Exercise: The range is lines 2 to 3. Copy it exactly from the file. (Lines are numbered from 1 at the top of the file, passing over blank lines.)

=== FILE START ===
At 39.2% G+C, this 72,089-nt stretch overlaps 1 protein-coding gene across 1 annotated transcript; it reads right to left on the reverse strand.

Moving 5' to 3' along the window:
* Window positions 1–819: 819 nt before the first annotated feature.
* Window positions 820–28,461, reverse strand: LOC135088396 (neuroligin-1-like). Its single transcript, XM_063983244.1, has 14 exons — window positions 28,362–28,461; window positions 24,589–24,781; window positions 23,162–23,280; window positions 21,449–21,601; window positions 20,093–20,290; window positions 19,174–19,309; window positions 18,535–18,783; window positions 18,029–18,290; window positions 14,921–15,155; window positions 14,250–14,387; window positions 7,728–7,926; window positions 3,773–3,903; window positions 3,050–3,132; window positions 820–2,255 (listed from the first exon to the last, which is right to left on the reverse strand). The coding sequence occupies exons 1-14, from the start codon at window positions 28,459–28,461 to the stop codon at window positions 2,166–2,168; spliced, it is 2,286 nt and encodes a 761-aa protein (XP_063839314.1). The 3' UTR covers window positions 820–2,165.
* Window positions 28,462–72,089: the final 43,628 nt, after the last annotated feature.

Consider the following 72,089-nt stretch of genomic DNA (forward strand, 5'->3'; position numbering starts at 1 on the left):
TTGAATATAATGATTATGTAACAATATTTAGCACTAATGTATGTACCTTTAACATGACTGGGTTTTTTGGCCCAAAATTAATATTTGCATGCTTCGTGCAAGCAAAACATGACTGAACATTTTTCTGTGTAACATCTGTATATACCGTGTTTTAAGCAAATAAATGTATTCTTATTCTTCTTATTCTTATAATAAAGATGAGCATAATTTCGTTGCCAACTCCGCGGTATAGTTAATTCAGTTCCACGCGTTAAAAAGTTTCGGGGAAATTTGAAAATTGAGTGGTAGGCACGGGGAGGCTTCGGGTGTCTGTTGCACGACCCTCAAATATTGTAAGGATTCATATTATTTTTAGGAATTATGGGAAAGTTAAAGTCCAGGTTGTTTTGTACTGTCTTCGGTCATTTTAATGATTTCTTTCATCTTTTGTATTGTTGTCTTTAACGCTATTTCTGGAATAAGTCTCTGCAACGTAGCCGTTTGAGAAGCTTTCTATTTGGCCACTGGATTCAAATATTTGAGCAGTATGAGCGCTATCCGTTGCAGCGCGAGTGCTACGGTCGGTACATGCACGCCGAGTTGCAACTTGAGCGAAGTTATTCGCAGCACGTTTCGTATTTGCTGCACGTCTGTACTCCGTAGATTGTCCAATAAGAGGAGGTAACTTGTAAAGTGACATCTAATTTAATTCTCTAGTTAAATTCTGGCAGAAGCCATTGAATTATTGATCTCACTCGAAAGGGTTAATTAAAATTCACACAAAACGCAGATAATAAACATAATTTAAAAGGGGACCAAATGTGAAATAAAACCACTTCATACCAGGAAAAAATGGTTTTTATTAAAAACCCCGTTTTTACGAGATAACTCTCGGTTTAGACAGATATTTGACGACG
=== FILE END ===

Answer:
Moving 5' to 3' along the window:
* Window positions 1–819: 819 nt before the first annotated feature.